A patron review from the Adult Summer Game: "This is a hefy read but amazing and from such a young author! It is like this generations Charles Dickens.The story is set at the turn of the century New Zealand and it is a mystery with a large cast of characters that are intertwined in their fates.It is such an amazing story that involves history, goldfields, murder a ghost story;you will not be able to stop turning the pages!"

May 27, 2014
  • mcmullensh rated this: 1 stars out of 5.

Over long and over rated

Apr 22, 2014
  • paulbifford rated this: 5 stars out of 5.

It's a pretty amazing achievement. I had to start it twice (Burial Rites inspired me to try again), got lost in the middle, but I loved the way it was written. It doesn't really resolve, but it picked up at the end and I loved Moody's court arguments. It did remind a little of reading Wolf Hall, although I preferred the style of Luminaries.

This was a marathon book for me but when I got to know the characters I started to really enjoy it and I couldn't believe at first how someone so young could produce such a work of art.

One of the best books I have read and I would recommend to anyone but stick with it it's worth it.

Apr 14, 2014
  • Smartjanitor rated this: 2 stars out of 5.

I could not get excited about this. The opening was at once overwritten, stultifying, and lugubrious.

Perhaps if I had taken a powerful stimulant I may have lasted longer.

I felt so guilty about being somewhere between uninspired and repulsed about a book that had gotten such plaudits that I contacted my brother for solace.

"Life is too short to read anything that doesn't grab you," he said, and gave me a list of books that turned out to be much better.

I'm sorry. It's blah. I'd rather read Brideshead Revisited again--and am doing so.

Apr 06, 2014
  • ravensview rated this: 2 stars out of 5.

Well recommended by some, panned by others. I'll try it.

Apr 06, 2014
  • macierules rated this: 3 stars out of 5.

Engages the mind with all the layered details, however, it fell flat for me on an emotional level.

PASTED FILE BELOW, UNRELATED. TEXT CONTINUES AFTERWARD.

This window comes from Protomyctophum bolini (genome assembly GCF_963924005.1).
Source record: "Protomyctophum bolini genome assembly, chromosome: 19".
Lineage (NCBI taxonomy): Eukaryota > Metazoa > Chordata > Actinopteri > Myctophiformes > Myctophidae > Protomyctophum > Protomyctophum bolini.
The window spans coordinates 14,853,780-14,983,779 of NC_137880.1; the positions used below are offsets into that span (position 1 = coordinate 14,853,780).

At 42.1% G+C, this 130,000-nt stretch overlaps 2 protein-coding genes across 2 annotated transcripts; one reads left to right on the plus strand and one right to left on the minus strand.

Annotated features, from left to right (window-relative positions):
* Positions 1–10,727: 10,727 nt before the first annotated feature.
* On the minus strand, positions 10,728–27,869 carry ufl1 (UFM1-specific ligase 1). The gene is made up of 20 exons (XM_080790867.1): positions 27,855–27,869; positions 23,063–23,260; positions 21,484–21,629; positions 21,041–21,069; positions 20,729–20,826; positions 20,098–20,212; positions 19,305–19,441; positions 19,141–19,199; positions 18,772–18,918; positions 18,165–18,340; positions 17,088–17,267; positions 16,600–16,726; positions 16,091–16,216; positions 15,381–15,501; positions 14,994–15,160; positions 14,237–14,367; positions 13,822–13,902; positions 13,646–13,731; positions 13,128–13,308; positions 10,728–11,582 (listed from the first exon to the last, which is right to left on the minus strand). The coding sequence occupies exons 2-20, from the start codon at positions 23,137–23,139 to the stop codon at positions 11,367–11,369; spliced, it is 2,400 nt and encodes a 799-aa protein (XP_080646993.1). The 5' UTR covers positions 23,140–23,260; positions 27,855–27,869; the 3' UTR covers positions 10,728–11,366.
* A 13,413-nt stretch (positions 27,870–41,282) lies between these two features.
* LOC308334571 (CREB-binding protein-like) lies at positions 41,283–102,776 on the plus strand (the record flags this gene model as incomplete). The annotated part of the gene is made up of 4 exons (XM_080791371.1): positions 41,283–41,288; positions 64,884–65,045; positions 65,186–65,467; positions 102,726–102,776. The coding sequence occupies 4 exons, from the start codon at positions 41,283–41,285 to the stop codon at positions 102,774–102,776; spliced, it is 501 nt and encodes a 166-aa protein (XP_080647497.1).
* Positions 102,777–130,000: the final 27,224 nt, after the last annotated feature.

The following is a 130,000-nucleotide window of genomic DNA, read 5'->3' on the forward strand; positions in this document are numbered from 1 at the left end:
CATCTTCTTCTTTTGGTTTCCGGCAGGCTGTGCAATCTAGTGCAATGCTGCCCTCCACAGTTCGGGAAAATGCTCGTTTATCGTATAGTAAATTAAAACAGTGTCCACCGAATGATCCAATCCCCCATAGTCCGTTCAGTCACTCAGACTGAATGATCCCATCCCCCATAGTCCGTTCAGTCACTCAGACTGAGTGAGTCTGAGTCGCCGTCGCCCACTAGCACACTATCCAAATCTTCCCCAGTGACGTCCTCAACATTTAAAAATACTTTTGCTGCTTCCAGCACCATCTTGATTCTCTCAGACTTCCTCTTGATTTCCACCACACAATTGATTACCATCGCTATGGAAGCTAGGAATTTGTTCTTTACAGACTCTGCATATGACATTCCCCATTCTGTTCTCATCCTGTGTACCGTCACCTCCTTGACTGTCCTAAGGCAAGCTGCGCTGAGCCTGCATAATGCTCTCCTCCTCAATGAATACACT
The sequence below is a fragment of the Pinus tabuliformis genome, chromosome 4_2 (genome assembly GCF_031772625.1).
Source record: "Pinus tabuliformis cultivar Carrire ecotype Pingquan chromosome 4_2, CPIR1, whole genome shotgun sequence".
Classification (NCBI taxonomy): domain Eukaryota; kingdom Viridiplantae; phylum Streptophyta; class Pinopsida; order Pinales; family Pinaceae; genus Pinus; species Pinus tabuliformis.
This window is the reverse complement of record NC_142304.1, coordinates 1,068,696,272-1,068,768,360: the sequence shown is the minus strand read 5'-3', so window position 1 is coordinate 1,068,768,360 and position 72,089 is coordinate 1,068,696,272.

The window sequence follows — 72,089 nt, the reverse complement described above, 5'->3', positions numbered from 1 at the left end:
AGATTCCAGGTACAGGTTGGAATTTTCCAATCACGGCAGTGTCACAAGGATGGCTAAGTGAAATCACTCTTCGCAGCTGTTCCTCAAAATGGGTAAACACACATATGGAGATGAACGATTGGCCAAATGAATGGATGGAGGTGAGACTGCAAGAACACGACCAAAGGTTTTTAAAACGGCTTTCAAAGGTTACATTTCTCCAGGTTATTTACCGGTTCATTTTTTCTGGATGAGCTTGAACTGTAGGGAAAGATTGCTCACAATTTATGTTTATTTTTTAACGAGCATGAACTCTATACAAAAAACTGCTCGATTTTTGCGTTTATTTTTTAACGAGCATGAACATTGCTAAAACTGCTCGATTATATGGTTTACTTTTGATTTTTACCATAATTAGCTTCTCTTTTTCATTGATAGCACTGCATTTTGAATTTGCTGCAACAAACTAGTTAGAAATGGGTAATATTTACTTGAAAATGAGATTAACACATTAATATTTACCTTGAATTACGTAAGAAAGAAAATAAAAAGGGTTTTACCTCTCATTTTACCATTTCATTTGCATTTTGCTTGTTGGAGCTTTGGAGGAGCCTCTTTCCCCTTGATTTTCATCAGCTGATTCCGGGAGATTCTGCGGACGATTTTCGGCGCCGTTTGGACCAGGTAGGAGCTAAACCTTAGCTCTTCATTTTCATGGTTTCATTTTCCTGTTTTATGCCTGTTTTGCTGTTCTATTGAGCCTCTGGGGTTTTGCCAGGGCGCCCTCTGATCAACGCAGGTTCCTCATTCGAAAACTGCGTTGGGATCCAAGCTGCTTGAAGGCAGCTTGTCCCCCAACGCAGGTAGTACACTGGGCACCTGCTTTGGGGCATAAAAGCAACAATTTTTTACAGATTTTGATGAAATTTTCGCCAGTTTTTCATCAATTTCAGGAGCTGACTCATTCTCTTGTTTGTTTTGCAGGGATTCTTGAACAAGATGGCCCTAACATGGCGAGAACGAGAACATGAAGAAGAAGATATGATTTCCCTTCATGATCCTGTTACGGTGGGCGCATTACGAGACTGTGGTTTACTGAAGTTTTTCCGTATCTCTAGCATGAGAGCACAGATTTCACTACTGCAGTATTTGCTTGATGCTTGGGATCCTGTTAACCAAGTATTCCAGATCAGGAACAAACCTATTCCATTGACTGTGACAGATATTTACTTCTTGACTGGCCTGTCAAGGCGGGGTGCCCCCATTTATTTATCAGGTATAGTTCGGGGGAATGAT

Mar 17, 2014
  • vickiz rated this: 5 stars out of 5.

Although it is an immense novel - an initially but only briefly daunting 832 pages - The Luminaries by Eleanor Catton is a book I'm keen to revisit. Not only is the storytelling utterly engrossing - again, initially but only briefly intimidating in its complexity - and the individual character development rich and intriguing, but all of that was so absorbing that I confess I paid little attention to the novel's meticulous construction. That is, it's built on a precise astrological framework, whereby the main characters represent signs of the zodiac or pairings of planetary bodies, and their respective stories and how they intersect (or do not) correspond to the movement of the heavens. I tried to stick with that for approximately the first quarter of the book, but then got swept into action, mystery and romance of the story, set in the latter half of the 1800s in New Zealand during that country's wild west goldrush era. By the halfway point, I was also so captivated by the well-rounded characters and their fascinating interactions and motivations that I was much more interested in their respective fates than Catton's estimable structural feats. I know that a return visit to this book will likely be an even more powerful experience, melding the compelling story more consciously with the literal and figurative constellation of characters.

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Eleanor Catton reads from 'The Luminaries'

Eleanor Catton reads from 'The Luminaries' ; winner of the 2013 Man Booker Prize; PBS Newshour